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Bob McDowell

Shouldn't the reference to "Acts 3:38" be "Acts 2:28"?

Steve

Thanks. You're correct.

RL

I think Bob meant it should be Acts 2:38 (And Peter said to them, "Repent and be baptized every one of you in the name of Jesus Christ for the forgiveness of your sins, and you will receive the gift of the Holy Spirit."), not 28 (You have made known to me the paths of life; you will make me full of gladness with your presence).

L P C

It starting to click on me. The reason why other protestants do not appreciate the Lutheran view of baptism is because, really their view of justification is different from the Lutheran view. But once the justification ie the Gospel is ironed out, the Lutheran view of baptism starts making sense - because it calls a spade a spade - as the Scripture says - we got united to Christ in our baptism.

Wade Keever

I am not sure who wrote the above information, but it seems to me that he (she) is somewhat confused. For instance, Titus 3:5 & 6 is not talking about baptism but rather LOVE. "...the kindness and love of God our Saviour toward man appeared, Not by works of righteousness (baptism) which we have done, but according to his mercy (not receiving the hell we deserve) he saved us, by the washing of regeneration, and renewing of the Holy Ghost; Which (love) he shed on us abundantly through Jesus Christ our Saviour;" The Bible seems to be saying here that we were saved (or regenerated) because his love toward us appeared through his mercy, which (salvation) washed our sins away, and we were renewed by the Holy Ghost making a new creature of us. Since the Bible also says in Titus 3:7, "That being justified (saved) by his grace (something received but not deserved), we should be made heirs (something given but not worked for) according to the hope (assurance) of eternal life." We must always remember that only the blood of Jesus can wash away our sins. Heb 9:22 says "...without shedding of blood is no remission." Old Testament patriarchs were saved looking forward through time to the Crucification (not by baptism) and after Jesus' death, burial, and ressurection, the New Testament saints look back to the Crucification and His Shed Blood to wash away our sins, not the water of baptism. The only thing that an unrepentant person gets in baptism is wet.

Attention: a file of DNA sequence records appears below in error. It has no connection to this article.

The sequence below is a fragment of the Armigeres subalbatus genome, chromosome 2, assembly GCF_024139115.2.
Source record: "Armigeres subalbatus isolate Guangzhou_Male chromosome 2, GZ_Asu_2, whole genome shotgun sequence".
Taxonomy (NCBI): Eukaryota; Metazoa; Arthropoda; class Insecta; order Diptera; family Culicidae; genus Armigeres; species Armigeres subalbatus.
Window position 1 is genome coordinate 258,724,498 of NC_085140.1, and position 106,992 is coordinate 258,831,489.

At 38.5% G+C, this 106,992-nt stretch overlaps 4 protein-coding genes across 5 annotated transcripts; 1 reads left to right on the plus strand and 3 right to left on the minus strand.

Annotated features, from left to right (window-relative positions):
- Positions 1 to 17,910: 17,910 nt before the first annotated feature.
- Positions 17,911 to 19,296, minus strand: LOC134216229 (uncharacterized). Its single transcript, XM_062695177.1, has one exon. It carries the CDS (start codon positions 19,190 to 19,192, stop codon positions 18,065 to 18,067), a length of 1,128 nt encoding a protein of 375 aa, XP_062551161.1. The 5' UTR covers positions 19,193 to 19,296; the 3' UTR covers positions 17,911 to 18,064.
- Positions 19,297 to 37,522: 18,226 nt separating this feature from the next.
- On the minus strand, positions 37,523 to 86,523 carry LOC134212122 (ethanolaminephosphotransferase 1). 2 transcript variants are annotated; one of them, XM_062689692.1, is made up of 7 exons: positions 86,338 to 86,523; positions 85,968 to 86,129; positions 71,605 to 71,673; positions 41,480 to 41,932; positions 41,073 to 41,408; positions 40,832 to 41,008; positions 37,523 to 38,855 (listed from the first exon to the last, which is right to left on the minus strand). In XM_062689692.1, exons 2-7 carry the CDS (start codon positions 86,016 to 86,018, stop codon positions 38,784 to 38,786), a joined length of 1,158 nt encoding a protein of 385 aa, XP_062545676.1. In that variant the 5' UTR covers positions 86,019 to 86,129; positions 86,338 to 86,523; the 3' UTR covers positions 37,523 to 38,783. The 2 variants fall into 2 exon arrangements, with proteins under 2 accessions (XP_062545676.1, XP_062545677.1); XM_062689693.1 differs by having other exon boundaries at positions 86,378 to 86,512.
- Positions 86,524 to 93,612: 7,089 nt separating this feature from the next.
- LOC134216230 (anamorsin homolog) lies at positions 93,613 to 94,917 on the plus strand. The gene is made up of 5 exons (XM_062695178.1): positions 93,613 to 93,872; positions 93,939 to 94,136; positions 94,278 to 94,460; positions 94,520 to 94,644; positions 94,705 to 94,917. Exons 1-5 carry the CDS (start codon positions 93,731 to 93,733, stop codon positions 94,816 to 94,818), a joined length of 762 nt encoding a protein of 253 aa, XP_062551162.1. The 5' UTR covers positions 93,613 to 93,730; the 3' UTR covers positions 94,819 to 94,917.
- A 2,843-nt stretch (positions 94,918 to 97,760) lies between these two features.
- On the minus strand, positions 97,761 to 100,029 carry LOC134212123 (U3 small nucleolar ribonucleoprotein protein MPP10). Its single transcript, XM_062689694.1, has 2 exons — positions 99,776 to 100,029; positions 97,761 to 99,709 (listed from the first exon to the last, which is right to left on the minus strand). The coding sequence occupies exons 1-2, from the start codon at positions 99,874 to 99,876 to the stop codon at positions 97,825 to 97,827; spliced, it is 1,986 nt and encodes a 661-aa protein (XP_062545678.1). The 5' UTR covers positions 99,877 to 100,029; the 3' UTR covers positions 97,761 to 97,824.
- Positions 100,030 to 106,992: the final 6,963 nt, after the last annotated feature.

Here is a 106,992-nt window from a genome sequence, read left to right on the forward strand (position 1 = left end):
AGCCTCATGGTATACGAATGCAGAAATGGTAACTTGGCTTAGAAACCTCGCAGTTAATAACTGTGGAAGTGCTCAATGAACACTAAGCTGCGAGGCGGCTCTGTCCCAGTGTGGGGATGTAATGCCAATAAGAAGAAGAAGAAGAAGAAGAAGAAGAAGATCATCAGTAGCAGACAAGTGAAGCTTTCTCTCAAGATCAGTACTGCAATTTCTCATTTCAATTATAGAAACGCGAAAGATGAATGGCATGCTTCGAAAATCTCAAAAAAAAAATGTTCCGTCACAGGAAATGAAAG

One more thing: when a person writes something as important as the above article, dealing with sin, death, life, where a person will spend eternity, the references of Book, Chapter, and Verse should be correct. Acts 3:38 does not exist, neither does Acts 4:38. If you are not sure, please ask someone else to look it over and make sure all is correct.

Brent Gordon

Wonderful work here! Thank you. God knows how frightened, mistrusting, resentful and self consumed we are when He speaks His Word of forgiveness to us. In His mercy, He has given us the gift and means of His promise in the waters of baptism. He does not leave it up to our weak imaginations or fleeting experiences to graft us into Christ, rather He gives us a real time event in our history that we can point to with confidence and declare,"There and then has God done for me an account of Christ". Just as the Jews of old gathered at Shiloh to recount the promises and works of God done for them, we may too point to our baptism and know that God has acted. When we who are by nature weak and lacking in faith, assailed by our conscience, doubt and the Holy law of God, we dare to say, 'yes. It is all true, but we have a Saviour Christ Jesus who has done all for our salvation'. If one becomes unsure if he is included in what Christ has done he need only return back to the promise given at his baptism. Crucified (judged, executed) and raised (declared righteous) with Christ in baptism.